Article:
We’ve been huge fans of Kosby since his stickers and paste-ups began gracing NYC’s public spaces a number of years back. Since, his artwork has surfaced in galleries and is currently on view at the Woodward Gallery Project Space.
When did you first become interested in art?
I have been drawing since I was a kid. I was lucky that my mom loved what I was doing and bought me comic books to encourage me. My mom also taught me to accept people for who they are. I think that shows in my art.
When and where did you first start hitting the streets?
I started in Chicago between 1993 and 1994, and I began bombing buses. Then I met DREL and he introduced me to street bombing.
How did you guys meet?
He sat on a bench – next to me in church — and I was drawing a graffiti character on a piece of paper. He was intrigued and we kicked it off. He went as Drel of KMD, BTC and MOM Crew. He also got me to do my first fill-in. He said if I did it at a specific spot on Fullerton Avenue – a particularly busy and dangerous one — I would be set, established as a graffiti writer. And I did it.
How did your family react to the whole graff thing?
I’m sort of the black sheep of my family. Ironically, though, graffiti saved my life. Logan Square — where I grew up — was gang-infested, and graffiti was a pass. When gang bangers stopped us, we explained what we were up to and they mostly left us alone.
Respect to the writers! Are you trying to get a specific message across with your work?
No specific message, but I like to be brutally honest. When I was younger, I was often isolated and shy because my family moved around a lot. Today, I’m more open. And that’s difficult for graffiti writers, as we usually play the whole smoke and mirrors game. But I like to be honest about who I am. I struggle with that in my art.
From where do you get your ideas?
My head. I have worked with plenty of people like Sure RIP, Overconsumer and Wisher914. Sure inspired me and prodded me to get better. And I’ve always liked what Cost and Revs were doing. Their poetic messages seem spontaneous and off the head. I ran away from home when I was younger to California and that’s when I was exposed to Mike Giant, Twist, Reminisce and Revok.
Have you collaborated with any artists?
I’ve done work lately with Cekis, Zato and Crasty. And I have a ton of homies I would like to collaborate with.
Tell us something about your process.
I care less about how something looks and care more about the act of doing it. I did a tribute piece for Nekst RIP recently on a rooftop.I was thinking about how he would never get a chance to paint again, I didn’t like how the piece was turning out, but it was just about doing it. I like having fun and I hope that translates through the work.
What materials do you like to work with?
Anything…spit. ink. markers, vintage paper, cloth. The other day I tagged with Montana refill paint, mistaking it for an acrylic paint marker.
Have you any favorite artists?
I am a fan of Abstract Expressionism. Some of my favorite artists include: Robert Rauschenberg, Chuck Close, Espo, EKG, Michael Allen Alien, Dee Doc, Anthony Lister, L’amour Supreme, Suck Lord and Rammellzee.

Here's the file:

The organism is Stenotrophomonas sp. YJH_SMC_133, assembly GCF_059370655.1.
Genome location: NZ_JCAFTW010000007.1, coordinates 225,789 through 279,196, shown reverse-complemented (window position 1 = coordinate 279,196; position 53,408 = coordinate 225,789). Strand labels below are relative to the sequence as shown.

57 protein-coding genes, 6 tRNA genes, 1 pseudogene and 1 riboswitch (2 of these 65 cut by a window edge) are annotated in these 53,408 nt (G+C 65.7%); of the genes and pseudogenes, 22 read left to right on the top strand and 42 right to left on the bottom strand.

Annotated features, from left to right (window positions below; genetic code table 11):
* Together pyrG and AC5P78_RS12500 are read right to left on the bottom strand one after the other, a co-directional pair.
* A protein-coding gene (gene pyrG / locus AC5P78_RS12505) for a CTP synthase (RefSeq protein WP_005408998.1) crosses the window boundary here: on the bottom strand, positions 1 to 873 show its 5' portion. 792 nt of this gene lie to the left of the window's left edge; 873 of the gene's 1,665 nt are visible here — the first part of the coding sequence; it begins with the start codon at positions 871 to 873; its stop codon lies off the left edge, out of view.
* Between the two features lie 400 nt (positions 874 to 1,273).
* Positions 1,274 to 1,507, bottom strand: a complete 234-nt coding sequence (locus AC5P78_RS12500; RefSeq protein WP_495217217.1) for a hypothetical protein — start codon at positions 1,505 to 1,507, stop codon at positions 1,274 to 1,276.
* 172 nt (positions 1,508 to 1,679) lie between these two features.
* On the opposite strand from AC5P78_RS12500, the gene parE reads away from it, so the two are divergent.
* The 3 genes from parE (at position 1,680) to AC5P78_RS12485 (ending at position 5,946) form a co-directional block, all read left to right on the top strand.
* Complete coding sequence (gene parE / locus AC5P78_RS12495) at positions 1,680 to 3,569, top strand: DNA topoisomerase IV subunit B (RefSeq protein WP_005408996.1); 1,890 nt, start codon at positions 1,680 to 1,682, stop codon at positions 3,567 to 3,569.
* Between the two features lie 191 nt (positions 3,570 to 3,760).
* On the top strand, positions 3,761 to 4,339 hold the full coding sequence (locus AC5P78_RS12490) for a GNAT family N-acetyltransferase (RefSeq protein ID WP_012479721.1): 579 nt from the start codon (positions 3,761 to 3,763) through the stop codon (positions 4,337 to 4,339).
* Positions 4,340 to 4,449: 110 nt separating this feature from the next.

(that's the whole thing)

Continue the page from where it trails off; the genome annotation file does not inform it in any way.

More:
Have you ever been arrested?
Yes. I was often bailed out of jail by mom. She always worried about me when I stayed out past my curfew. Even though my disposable cameras – that I stole to shoot my work — were confiscated at the time of my arrest, I always got them back in time to get a flick of my mom bailing me out. ‘sorry, Mom.
What are some of your other interests?
I love photography, spending time with my friends and girlfriend and exploring the city.
How has your work evolved?
I’ve never been a good judge of my work. I am actually dangerous with it because I can’t tell when a particular piece of work is done. I keep drawing on it and drawing on it. I’m more interested in people’s reactions to it. I believe I’ve gotten looser and more chill. I don’t like the trendy. I have been careful not to lose that looseness to my work. It’s really a balance I’m looking for.
What do you think about the graffiti and street art divide?
I don’t think there is a divide. It’s a culture within a culture. I’ve seen street artists going over graffiti not knowing what they were doing. If you’d like to learn the proper etiquette, call me at 1 (800) GRAFFPRO.
What do you think about the Internet in all of this?
It’s good. It’s such a part of our mass culture.
Do you see any danger in Internet oversaturation?
Sure. There should be a “Get off the Internet Day.” I often put messages like this on my stickers, like “Don’t Use Your Cell Phone Day.” I usually use the Internet in the morning when I check out www.theworldsbestever.com. I’ll be checking out StreetArtNYC.org from now on too. But that’s it.
How do you feel about your work being shown in galleries?
I love to share my art; it makes me happy. I like to stand next to people at galleries as they check out my art. I like getting their honest response to it.
When you’re not getting up on the streets, where do you tend to work?
It’s changed over the years. My mom gave me my first studio. For a while, my kitchen served as my work space, and I had collectors call me wanting to see my work. I said, “Of course, just come to my kitchen.” I’d say I’m in a better space now.
Who do you follow these days?
I’m looking at Lois Stavsky, as well as Martha Cooper, Angelo from Doyle Auction House, Royce Bannon, Brooklyn Street Art, Alex Emmert, SuckLord, who’s a major mentor, and Simeon from Art Hustle.
What do you see yourself doing in the next five years?
Chilling with my family and friends, enjoying a nice glass of wine, while we laugh with some purple kicking it back with my boy, Lenny.
I want to say thank you to StreetArtNYC for being so supportive of NYC artists and to Lois for being so positive. And don’t forget, guys, to check out the StreetArtNYC app!
Interview by Lenny Collado; photos by Dani Mozeson and Lois Stavsky